Steve McQueen didn’t just lust over Fords and Porsches. He was fan of cars both fast and furious. “It is a very forgiving car. Very pretty, too,” McQueen said when describing the Alfa Romeo 1600 in the summer of 1966. He’d been invited by Sports Illustrated to try the Italian car, one of the first Alfa Romeo 1600 Spiders that made their way stateside.
That wasn’t the only encounter that the Duetto had with Hollywood elite. Its popularity was all predicted, and carefully planned, by Max Edwin Hoffman. Hoffman fled Austria for the United States as Nazism rose as World War II picked up steam. Hoffman was a former race car driver who became a vehicle importer for European cars. But, he was more than that.
Alfa Romeo readies Giulietta Spiders for shipment to the U.S. in n1955, 11 years before the Duetto would arrive stateside.Photo courtesy of Alfa Romeo
Companies trusted Hoffman to give advice on the U.S. market. His advice shaped not just the market but also the creation of the cars he would eventually import, including the Duetto. According to the automaker,
“He began asking Alfa Romeo for her in 1954, immediately after the launch of the Giulietta Sprint. He felt it would become the perfect car for the Pacific Coast, convinced that everyone in Hollywood would want one. So confident was he of its success that he said he was willing to buy several hundred, even before he had seen the final designs.”
Hoffmann convinced Francesco Quaroni, the head of Alfa Romeo, and Rudolf Hruska, the company’s engineer, to develop the project. Two Italian automobile design houses competed against each other to create their vision of the car – Bertone and Pinin Farina. Bertone had an extreme vision that featured Franco Scaglione‘s “2000 Sportiva” concept with a pointed front, streamlined headlights and rear fins. Pinin Farina’s proposal was designed by Franco Martinengo.
A 1955 prototype of the car that would become the Duetto .Photo courtesy of Alfa Romeo
Alfa Romeo chose the Pinin Farina design because of its overall elegance and the classic balance of its shapes in keeping with the company’s DNA – “The beautiful young lady”, as Pinin Farina described it. The design began with a panoramic windshield, descending side windows, equipped door panels, folding roof, external handles, and a fresh interior design.
The spider’s version of the car was equipped with the Duetto’s 1,290 cc four-cylinder engine. it delivered 65 horsepower and could achieve up to 96 mph.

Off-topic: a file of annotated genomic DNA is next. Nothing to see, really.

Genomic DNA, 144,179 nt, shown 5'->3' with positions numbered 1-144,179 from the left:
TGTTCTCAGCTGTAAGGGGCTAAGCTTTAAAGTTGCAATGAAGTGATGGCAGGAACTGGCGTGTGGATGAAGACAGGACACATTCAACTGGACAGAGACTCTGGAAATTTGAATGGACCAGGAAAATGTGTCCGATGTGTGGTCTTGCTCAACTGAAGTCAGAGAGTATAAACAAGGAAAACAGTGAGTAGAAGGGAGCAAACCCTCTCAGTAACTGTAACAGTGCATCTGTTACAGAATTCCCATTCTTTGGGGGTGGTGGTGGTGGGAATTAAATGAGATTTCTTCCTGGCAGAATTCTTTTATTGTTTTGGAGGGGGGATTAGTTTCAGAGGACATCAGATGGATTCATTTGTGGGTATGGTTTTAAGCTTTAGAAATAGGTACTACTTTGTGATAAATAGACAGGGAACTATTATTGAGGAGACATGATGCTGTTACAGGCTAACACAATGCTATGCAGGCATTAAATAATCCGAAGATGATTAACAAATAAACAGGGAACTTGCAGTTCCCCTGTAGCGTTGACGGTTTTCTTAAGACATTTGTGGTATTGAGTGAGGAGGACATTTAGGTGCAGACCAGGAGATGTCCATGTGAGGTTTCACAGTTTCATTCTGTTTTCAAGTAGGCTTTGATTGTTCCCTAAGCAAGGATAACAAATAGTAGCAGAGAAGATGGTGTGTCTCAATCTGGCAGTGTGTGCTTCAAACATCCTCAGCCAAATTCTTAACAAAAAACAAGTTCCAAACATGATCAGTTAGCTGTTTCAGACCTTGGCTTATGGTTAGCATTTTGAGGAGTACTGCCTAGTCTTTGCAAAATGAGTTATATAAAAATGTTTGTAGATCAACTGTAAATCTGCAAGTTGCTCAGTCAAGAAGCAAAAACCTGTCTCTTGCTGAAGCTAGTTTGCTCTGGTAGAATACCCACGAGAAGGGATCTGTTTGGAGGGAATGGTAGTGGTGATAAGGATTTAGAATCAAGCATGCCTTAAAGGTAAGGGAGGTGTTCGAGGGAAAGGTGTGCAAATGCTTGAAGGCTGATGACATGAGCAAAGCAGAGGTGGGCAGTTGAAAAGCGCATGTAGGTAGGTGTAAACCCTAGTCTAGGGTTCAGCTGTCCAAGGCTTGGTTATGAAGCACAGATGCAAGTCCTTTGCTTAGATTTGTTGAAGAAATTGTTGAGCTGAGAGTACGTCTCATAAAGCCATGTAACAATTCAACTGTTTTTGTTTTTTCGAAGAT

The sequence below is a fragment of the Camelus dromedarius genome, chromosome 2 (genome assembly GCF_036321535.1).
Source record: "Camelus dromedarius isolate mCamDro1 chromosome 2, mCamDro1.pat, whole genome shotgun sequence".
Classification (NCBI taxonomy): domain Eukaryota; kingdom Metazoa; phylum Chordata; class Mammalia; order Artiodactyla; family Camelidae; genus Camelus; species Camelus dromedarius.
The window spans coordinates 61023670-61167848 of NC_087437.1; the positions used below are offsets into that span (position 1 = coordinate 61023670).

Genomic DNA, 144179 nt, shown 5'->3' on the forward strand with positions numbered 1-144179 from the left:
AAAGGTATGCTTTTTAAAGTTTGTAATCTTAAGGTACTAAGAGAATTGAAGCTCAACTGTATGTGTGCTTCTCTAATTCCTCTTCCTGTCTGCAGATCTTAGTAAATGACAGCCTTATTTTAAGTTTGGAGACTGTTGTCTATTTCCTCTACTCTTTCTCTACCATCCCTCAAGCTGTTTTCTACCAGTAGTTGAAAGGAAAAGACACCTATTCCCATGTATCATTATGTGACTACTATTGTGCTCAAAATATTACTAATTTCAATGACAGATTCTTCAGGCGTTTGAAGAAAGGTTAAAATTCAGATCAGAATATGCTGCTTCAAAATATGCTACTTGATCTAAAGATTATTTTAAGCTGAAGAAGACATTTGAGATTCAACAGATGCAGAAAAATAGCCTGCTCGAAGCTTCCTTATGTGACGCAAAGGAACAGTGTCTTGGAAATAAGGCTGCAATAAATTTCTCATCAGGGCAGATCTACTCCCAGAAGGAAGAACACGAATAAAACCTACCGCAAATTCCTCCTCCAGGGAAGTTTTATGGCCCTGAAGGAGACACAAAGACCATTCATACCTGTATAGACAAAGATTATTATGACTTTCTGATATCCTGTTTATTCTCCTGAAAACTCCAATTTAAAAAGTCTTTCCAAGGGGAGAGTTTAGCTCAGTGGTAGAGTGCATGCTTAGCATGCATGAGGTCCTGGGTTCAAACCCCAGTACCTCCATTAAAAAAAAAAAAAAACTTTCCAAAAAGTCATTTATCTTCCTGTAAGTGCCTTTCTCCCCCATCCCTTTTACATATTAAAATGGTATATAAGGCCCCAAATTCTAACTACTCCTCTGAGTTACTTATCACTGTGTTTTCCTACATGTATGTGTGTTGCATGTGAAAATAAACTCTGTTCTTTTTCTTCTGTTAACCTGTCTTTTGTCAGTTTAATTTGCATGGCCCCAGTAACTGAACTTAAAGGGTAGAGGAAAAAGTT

To make a splash with the U.S. market, Alfa Romeo’s team organized a transatlantic luxury cruise liner for the car’s launch and they invited some of the most famous celebrities in the worlds of business, sports, and fashion. All told, 1,300 VIPs were on-board including actor Vittorio Gassman, actress Rossella Falk and the soprano Anna Moffo. The Italian cruiseliner sailed from Genoa to New York, with a stopover in Cannes for the annual film festival. During the entire cruise, three examples of the new Spider were displayed on the ship’s bridge: one green, one white and one red.
Aboard the Raffaello ship o the Duetto’s launch cruise.Photo courtesy of Alfa Romeo
Alfa Romeo described the car as flexible, young, and quick.
The same could be said for Muhammad Ali, who rattled off the phrase “Float like a butterfly, sting like a bee. His hands can’t hit what his eyes can’t see. Now you see me, now you don’t. George thinks he will, but I know he won’t,” as he talked to reporters ahead of The Rumble in the Jungle where he fought George Forman in 1974. He memorialized the words by customizing the license plate on his Duetto to read “Ali Bee”.
Seven years earlier Dustin Hoffman filmed “The Graduate” where he drove a Duetto full speed to the music of Simon & Garfunkel. The 1960 Fellini film “La Dolce Vida” starred Marcello Mastroianni, Anita Ekberg, and a Duetto. It was Alain Delon’s car in “The Eclipse”.
Flexible, young, quick and beautiful, the Duetto was adored by the cinema. Fellini gave her a role in “La Dolce Vita”, Antonioni chose her as Alain Delon’s car in “L’Éclipse”.
The Alfa Romeo spider’s run lasted several decades. Shown here is a 1990 model.Photo courtesy of Alfa Romeo
Alfa Romeo would end up producing four generations of the Duetto. More than 124,000 models were produced over 28 years making it the longest living car in Alfa Romeo’s history.